Neighbourhood perceptions of physical activity: a qualitative study

Show simple item record

dc.contributor.author Burgoyne, Louise N.
dc.contributor.author Woods, Catherine
dc.contributor.author Coleman, Rosarie
dc.contributor.author Perry, Ivan J.
dc.date.accessioned 2009-09-23T14:09:54Z
dc.date.available 2009-09-23T14:09:54Z
dc.date.issued 2008-03-28
dc.identifier.citation Burgoyne L.N., Woods C., Coleman R., Perry I.J., 2008. Neighbourhood perceptions of physical activity: a qualitative study. BMC Public Health, 8, p.101. doi: 10.1186/1471-2458-8-101 en
dc.identifier.volume 8 en
dc.identifier.startpage 101 en
dc.identifier.issn 1471-2458
dc.identifier.uri http://hdl.handle.net/10468/84
dc.identifier.doi 10.1186/1471-2458-8-101
dc.description.abstract Background: Effective promotion of physical activity in low income communities is essential given the high prevalence of inactivity in this sector. Methods: This study explored determinants of engaging in physical activity in two Irish city based neighbourhoods using a series of six focus groups and twenty five interviews with adult residents. Data were analysed using constant comparison methods with a grounded theory approach. Results: Study findings centred on the concept of 'community contentment'. Physical activity was related to the degree of contentment/comfort within the 'self' and how the 'self' interacts within the neighbourhood. Contemporary focus on outer bodily appearance and pressure to comply with societal expectations influenced participants' sense of confidence and competence. Social interaction, involvement, and provision of adequate social supports were viewed as positive and motivating. However normative expectations appeared to affect participants' ability to engage in physical activity, which may reflect the 'close knit' culture of the study neighbourhoods. Access to suitable local facilities and amenities such as structured and pleasant walking routes was regarded as essential. Indeed participants considered walking to be their preferred form of physical activity which may relate to the minimal skill requirement, ease of access and low financial costs incurred. Conclusion: In the context of physical activity, health promoters need to be conscious of the difficulties that individuals feel in relation to bodily appearance and the pressure to comply with societal standards. This may be particularly relevant in low income settings where insufficient allocation of resources and social supports means that individuals have less opportunity to attend to physical activity than individuals living in higher income settings. en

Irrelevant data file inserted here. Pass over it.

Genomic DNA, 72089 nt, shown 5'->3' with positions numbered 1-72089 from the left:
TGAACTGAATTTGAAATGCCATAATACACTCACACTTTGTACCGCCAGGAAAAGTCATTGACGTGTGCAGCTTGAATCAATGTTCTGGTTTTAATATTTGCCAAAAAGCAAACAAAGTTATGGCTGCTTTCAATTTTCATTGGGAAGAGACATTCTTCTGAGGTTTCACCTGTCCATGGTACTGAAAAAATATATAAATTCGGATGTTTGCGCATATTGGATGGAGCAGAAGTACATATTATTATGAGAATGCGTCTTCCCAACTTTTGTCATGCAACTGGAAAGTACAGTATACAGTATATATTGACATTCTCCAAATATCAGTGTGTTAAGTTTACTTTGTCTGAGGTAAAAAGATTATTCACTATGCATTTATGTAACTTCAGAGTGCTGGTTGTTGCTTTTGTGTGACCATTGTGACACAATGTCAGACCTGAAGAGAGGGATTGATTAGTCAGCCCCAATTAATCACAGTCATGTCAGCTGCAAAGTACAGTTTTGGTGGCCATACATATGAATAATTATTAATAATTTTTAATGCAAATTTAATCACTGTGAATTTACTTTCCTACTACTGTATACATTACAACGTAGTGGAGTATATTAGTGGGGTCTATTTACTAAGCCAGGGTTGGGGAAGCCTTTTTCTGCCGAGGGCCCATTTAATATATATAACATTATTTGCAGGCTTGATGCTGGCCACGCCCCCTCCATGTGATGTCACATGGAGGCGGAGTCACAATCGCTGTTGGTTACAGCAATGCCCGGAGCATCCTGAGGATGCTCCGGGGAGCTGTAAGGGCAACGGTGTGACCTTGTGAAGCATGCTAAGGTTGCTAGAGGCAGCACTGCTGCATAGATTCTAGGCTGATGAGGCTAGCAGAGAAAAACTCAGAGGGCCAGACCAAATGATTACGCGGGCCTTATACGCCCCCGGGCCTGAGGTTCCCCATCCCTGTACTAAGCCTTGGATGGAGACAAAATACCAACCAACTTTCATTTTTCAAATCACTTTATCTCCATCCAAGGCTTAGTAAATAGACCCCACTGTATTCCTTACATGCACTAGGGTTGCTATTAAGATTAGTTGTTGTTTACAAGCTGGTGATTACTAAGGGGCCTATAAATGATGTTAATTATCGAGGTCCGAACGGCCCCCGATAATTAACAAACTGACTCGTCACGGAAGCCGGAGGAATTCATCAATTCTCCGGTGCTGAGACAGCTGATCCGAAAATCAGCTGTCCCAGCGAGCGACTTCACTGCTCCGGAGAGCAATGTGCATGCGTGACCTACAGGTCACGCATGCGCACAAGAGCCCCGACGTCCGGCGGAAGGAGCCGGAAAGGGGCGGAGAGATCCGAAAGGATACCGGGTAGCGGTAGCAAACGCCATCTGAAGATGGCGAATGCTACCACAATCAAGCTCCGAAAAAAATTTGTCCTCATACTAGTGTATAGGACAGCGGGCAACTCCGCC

dc.description.sponsorship Northside Community Health Initiative (NICHE), Cork, Ireland en
dc.format.mimetype application/pdf en
dc.language.iso en en
dc.publisher BioMed Central Ltd. en
dc.rights © 2008 Burgoyne et al; licensee BioMed Central Ltd. en
dc.subject Community contentment en
dc.subject Physical activity participation en
dc.subject.lcsh Community Health en
dc.subject.lcsh Exercise -- Social Aspects -- Cork (Ireland) en
dc.subject.lcsh Health promotion en
dc.title Neighbourhood perceptions of physical activity: a qualitative study en
dc.type Article (peer-reviewed) en
dc.internal.authorurl http://www.ucc.ie/en/paediatrics/staff/Res%20Ass/DRLOUISEBURGOYNE/ en
dc.internal.authorurl http://www.ucc.ie/en/epid/mstaff/ivperry/ en
dc.internal.authorcontactother Louise N. Burgoyne, Department of Epidemiology and Public Health, University College Cork, Cork, Ireland. l.burgoyne@ucc.ie en
dc.internal.authorcontactother Ivan J. Perry, Department of Epidemiology and Public Health, University College Cork, Cork, Ireland. i.perry@ucc.ie en
dc.internal.availability Full text available en
dc.description.version Published Version en
dc.contributor.funder Northside Community Health Initiative, Cork, Ireland
dc.description.status Peer reviewed en
dc.identifier.journaltitle BMC Public Health en
dc.internal.IRISemailaddress l.burgoyne@ucc.ie en


Files in this item

This item appears in the following Collection(s)

Show simple item record

This website uses cookies. By using this website, you consent to the use of cookies in accordance with the UCC Privacy and Cookies Statement. For more information about cookies and how you can disable them, visit our Privacy and Cookies statement